RUSH: I know it makes people nervous when I say, "If the election were today, Obama would lose." Well, it makes some people nervous because they tell me so. "Rush, too much can happen here, as you say, way too soon here to be so confident of the outcome." Well, I'm not confident of the outcome 18 months from now, but if it were today, I'm telling you the guy doesn't have a prayer, folks. And now the new economic news, they're probably celebrating in the White House: "US Consumer Sentiment Worsens on Economic Jitters." And the media's blaming Europe for this. The IMF is saying, "You know, you guys better get your budget deficit in order." That's just a call to raise the debt limit. But there isn't any inspiring economic news out there except for a new tea that's been released on the market this week. There's no good uplifting news on the unemployment front or any of this. There's nothing whatsoever that's happening in the country.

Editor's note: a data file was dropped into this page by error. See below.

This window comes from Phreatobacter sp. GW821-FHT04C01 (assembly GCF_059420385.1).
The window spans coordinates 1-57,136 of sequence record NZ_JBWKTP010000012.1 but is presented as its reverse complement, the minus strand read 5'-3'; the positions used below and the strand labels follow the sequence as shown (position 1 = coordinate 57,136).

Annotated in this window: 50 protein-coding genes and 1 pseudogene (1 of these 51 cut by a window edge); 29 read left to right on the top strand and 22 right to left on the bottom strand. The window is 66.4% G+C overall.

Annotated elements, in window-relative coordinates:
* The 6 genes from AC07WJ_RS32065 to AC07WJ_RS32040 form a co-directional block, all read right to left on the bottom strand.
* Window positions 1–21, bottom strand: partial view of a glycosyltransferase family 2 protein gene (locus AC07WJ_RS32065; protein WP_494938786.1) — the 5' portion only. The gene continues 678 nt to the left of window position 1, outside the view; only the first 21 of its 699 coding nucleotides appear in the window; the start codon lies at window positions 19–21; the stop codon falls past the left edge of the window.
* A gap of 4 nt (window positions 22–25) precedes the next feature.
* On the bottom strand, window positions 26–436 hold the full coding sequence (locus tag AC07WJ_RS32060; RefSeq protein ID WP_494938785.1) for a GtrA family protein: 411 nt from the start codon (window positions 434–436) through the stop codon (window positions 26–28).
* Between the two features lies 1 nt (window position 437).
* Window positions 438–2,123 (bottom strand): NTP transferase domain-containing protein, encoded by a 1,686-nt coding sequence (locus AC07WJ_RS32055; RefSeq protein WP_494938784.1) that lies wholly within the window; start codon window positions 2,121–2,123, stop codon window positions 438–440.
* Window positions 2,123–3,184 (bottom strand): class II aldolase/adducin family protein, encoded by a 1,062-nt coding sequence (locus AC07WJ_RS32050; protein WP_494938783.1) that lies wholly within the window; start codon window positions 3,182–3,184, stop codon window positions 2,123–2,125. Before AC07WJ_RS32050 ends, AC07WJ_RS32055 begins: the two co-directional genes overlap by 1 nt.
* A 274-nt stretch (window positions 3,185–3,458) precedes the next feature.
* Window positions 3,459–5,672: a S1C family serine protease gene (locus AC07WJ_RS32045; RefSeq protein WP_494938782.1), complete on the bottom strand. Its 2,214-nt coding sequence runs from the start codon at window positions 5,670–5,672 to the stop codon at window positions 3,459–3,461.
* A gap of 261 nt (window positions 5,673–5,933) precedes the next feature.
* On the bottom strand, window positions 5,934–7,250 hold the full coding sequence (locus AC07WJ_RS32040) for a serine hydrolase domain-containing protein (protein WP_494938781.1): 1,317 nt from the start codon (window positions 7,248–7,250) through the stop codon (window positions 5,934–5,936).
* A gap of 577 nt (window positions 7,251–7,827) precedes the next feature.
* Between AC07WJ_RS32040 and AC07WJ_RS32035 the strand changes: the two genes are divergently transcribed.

There is one caveat, and my brother David wrote his latest column on this. You and I as conservatives, we sit here and we look at the data and examine the status quo of the moment, and we apply our natural conservatism to the news and the events, and we say to ourselves that there's no way the American people can support this, but the caveat is -- and it's an open question -- how far along the line are we that a lot of Americans view the primary purpose of the federal government is to equalize outcomes in life, not opportunity, but to equalize outcomes? How many times will we take a call from a liberal on this program and you think, "My God, how can somebody think this?" Somebody who's got vitriol for the rich, upset that a CEO is making all of this money and eagerly wanting to do whatever to punish people who are doing better than they are.